A Perspective From The Garden

Dear Friends,

My family and I moved into what everyone told us would be our ‘starter home’ in the spring of 1984.  The house had been built on spec by a neighborhood carpenter in 1925.  Erected decades before the Town of North Hempstead’s present building code, the house is non-conforming in many ways.  One example: Though my home is modest, it sits on a plot of land that is too small to hold it.  Frankly, this was one of the quirky features that attracted me to the house.  You see, I grew up in a rowhouse in South Philadelphia with a concrete yard.  As kids, we used a common alley as our playground.  Commuting by bus and by subway to my inner-city university, I knew nothing of a grassy quad or of ivy-covered dorms.  When I came to New York to work at RSNS, I moved into a fifth-floor apartment in Forest Hill.  I was ill-equipped to deal with a lawn, so I was relieved to have only a small patch of green to deal with. Better still, our backyard was divided in half with a garden to the left of the walkway.  Even less to mow!

Given the season and the careful tending by the land-proud former owners, the garden was in full bloom when we moved into the house. It yielded vegetables all summer long – peppers, tomatoes, green beans, peas, squash, and eggplant along with all sorts of herbs.  Every morning our daughter, Sara, would pick what she wanted for me to put into an omelet or a salad.  My having grown up thinking that vegetables came in cans, I felt pleased to give her a close-to-the-earth experience.

You can imagine my disappointment the following spring when the garden yielded nothing.  I called Sam Blumenthal, who was president of the congregation at the time, and a legendary gardener.  “There’s something wrong with the garden,” I announced.  What could be wrong with your garden?” he asked.  “It’s broken.  Nothing is coming up from the ground like last year.  Sara is devastated.”  “Did you plant anything?”  “What do you mean ‘plant’?  “I’ll be over soon.”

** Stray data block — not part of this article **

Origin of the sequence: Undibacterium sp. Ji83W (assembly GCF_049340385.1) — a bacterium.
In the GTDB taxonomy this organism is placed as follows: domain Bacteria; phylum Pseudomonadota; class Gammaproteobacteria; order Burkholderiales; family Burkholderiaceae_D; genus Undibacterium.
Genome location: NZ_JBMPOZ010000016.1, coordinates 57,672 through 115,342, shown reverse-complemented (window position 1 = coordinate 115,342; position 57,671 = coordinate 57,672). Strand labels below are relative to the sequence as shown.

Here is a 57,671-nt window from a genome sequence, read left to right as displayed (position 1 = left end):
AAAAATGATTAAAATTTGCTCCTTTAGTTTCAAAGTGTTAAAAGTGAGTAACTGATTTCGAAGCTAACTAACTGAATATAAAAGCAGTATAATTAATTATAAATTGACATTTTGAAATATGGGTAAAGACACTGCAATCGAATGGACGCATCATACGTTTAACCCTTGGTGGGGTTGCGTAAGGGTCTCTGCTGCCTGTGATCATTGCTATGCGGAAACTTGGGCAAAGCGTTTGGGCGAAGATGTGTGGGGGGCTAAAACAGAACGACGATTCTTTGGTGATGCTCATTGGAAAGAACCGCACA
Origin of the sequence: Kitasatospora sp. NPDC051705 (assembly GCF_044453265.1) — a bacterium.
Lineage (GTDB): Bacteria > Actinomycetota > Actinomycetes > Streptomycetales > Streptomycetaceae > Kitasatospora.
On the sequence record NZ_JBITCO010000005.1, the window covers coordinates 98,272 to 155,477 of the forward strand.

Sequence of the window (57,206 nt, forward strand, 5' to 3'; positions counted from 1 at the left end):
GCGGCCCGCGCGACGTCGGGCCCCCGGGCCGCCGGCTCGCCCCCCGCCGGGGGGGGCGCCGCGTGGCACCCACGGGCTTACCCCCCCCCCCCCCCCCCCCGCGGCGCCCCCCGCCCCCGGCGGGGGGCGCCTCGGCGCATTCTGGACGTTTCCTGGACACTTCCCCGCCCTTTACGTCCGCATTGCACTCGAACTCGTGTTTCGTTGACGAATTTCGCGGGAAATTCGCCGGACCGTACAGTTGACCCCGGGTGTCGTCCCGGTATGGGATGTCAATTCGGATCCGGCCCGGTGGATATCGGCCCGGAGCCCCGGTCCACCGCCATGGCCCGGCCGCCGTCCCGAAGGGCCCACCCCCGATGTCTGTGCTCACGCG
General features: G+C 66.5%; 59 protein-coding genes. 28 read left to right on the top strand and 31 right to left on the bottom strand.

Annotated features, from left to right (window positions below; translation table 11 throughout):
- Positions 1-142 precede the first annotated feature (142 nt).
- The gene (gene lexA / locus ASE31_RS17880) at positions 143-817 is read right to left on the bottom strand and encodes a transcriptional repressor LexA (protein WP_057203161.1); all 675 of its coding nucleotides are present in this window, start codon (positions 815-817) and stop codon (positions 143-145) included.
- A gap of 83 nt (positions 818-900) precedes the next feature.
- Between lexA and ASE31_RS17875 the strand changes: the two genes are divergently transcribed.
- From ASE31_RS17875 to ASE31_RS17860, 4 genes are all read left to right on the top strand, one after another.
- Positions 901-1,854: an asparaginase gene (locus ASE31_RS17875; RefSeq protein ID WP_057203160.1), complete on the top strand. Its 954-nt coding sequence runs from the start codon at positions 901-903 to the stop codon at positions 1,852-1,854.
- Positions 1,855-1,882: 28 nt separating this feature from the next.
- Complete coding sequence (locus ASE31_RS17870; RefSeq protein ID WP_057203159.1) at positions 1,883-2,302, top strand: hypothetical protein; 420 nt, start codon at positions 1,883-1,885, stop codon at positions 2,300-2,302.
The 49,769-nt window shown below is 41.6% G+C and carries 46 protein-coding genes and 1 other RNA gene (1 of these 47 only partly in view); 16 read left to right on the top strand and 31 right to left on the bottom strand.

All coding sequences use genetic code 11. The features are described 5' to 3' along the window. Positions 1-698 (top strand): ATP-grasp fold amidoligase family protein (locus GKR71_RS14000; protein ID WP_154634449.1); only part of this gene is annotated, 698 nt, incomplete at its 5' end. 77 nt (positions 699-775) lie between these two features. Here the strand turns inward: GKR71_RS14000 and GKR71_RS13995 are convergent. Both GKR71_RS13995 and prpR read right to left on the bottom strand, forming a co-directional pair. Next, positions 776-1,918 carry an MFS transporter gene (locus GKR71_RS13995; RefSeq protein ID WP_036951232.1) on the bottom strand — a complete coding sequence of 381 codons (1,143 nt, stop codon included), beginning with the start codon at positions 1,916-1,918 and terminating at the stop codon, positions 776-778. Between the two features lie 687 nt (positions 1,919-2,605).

Sam appeared two hours later with plants, gardening tools and several bags of soil, and a pail of mulch.  Sam showed me how far apart to plant the seedlings, how deep to dig the holes, and taught me which plants would need the most sun.  He left me instructions for watering, assuring me that the herbs – save the basil – would pretty much take care of themselves so long as I kept the ivy from invading their bed.

That was more than forty years ago.  Yes, I am still most happily in my ‘starter home.’  The house, which a few years ago was designated as part of Roslyn Heights Historic District, will celebrate its centenary next year.  I feel privileged to have lived within its walls and raised my children here.  I have gotten to know the insides of this house very well, yet the outside remains very much a mystery to me.  While I have carefully curated the interior of the house to reflect my interests and my tastes, I have left the outside to the Holy Blessed One whose incarnation is a gardener named Ramon who visits with his crew every week to mow the lawn (such as it is) and trim the hedges.

This has become a metaphor for what is in my power to control, and what I cannot control in these challenging, troubling, contentious times.  I have learned that though I can continue to teach and write and rally and vote for how I think the world should be, I am limited in effecting the workings of nations including my own.  It doesn’t mean that I can’t curate a life that is of benefit to my family and to the communities in which I have chosen to live.  Nor do I feel that I am alone in my struggles.  I get great comfort from my children and their partners and, most especially, from my grandchildren, and from our embracing, ever-questioning, and intellectually expansive community that is our synagogue.

This year the garden will not yield vegetables.  I didn’t get around to planting any.  There will be flowers in my planters, however, thanks to my wonderful neighbor, and I have parsley, rosemary, and basil to put into the ground.  The sage came back with a vengeance as did the thyme, no thanks to me, and then there’s the ever-diligent mint.  (Thank You, God.). I will rejoice in what Nature has given me, and work for the rest as best I can.

I wish you a good summer filled with conversations and books and music and laughter and cicadas and good food and drink, and, perhaps, a measure of peace.  Warmly,